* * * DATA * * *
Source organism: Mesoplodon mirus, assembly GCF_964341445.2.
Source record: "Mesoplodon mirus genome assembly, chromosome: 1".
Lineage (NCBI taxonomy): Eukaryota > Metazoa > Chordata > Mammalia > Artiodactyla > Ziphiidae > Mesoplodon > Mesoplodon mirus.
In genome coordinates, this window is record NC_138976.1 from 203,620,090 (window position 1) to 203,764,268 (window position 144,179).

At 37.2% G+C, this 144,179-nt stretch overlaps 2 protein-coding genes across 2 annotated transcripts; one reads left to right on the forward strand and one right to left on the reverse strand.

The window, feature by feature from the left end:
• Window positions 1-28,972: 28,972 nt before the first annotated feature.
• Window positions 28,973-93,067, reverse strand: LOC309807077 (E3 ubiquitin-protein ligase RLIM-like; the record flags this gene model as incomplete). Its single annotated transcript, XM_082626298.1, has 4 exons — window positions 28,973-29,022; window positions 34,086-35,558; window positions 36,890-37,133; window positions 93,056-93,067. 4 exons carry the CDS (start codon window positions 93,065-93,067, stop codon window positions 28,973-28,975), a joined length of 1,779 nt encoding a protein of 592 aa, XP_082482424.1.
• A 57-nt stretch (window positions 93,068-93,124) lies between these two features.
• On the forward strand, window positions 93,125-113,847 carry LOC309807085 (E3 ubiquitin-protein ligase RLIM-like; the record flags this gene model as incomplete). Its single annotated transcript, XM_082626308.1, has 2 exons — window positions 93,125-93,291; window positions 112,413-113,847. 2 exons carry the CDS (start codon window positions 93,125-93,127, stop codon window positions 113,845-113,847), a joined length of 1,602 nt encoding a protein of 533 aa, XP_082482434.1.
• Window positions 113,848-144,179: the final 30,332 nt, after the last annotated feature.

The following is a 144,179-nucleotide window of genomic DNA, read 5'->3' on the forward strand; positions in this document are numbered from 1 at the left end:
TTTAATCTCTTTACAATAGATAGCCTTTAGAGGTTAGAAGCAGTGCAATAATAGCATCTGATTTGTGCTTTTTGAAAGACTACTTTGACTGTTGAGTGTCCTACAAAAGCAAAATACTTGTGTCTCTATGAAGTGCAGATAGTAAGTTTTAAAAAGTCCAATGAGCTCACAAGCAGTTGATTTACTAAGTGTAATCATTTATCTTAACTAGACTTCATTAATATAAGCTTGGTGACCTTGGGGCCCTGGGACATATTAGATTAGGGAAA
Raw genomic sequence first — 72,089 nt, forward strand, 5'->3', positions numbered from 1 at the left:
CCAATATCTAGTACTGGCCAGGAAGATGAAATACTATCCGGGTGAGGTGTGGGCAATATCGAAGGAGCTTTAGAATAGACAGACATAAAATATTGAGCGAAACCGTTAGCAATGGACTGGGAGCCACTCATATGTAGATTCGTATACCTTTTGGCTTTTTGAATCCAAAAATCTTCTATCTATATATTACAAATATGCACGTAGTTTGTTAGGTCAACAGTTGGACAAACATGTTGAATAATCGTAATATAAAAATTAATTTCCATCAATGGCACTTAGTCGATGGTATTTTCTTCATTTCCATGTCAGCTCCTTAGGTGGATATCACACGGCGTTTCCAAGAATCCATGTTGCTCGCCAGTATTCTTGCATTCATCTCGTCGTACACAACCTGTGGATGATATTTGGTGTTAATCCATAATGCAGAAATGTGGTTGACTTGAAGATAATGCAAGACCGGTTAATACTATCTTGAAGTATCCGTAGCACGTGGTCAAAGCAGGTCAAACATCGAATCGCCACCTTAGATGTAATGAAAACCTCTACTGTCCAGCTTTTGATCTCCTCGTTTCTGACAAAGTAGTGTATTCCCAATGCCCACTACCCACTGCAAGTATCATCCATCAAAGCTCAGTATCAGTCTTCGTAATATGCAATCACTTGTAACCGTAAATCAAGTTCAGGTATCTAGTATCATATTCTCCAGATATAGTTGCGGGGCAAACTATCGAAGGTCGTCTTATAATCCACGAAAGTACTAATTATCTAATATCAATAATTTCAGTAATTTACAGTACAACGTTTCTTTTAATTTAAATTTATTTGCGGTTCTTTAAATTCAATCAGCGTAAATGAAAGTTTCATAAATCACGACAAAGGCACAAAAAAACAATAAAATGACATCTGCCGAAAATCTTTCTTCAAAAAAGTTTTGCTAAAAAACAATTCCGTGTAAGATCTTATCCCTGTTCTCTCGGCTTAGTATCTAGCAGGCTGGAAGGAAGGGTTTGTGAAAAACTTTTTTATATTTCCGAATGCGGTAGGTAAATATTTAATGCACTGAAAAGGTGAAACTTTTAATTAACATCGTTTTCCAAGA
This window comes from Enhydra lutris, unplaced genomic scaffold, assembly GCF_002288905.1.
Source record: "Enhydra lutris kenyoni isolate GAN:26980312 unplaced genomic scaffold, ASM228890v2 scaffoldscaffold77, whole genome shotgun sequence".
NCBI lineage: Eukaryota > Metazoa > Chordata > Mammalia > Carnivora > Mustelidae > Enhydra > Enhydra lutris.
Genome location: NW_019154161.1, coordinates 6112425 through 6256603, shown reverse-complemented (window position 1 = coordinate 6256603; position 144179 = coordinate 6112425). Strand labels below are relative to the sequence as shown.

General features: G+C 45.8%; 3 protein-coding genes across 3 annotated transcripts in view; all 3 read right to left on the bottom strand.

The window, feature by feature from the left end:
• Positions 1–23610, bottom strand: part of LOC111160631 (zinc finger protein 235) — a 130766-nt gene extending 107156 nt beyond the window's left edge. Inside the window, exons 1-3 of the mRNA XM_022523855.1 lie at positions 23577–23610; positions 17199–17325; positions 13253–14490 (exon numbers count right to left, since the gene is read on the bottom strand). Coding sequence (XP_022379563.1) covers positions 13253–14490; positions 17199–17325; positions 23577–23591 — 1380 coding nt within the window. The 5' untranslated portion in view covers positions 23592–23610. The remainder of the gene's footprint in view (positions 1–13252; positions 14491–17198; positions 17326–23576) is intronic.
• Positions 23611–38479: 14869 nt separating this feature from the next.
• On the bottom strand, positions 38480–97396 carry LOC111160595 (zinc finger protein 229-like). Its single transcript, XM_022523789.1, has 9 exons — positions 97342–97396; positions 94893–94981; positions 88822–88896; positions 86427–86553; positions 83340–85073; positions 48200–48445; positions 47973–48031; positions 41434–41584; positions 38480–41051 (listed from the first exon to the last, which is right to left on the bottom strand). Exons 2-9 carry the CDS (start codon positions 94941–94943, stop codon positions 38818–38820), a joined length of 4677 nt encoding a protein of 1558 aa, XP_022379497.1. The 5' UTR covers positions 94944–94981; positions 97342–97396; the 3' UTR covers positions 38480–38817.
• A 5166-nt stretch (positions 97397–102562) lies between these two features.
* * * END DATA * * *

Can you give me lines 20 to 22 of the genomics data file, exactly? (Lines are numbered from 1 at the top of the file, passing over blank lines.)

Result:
General features: G+C 45.8%; 3 protein-coding genes across 3 annotated transcripts in view; all 3 read right to left on the bottom strand.

The window, feature by feature from the left end:
• Positions 1–23610, bottom strand: part of LOC111160631 (zinc finger protein 235) — a 130766-nt gene extending 107156 nt beyond the window's left edge. Inside the window, exons 1-3 of the mRNA XM_022523855.1 lie at positions 23577–23610; positions 17199–17325; positions 13253–14490 (exon numbers count right to left, since the gene is read on the bottom strand). Coding sequence (XP_022379563.1) covers positions 13253–14490; positions 17199–17325; positions 23577–23591 — 1380 coding nt within the window. The 5' untranslated portion in view covers positions 23592–23610. The remainder of the gene's footprint in view (positions 1–13252; positions 14491–17198; positions 17326–23576) is intronic.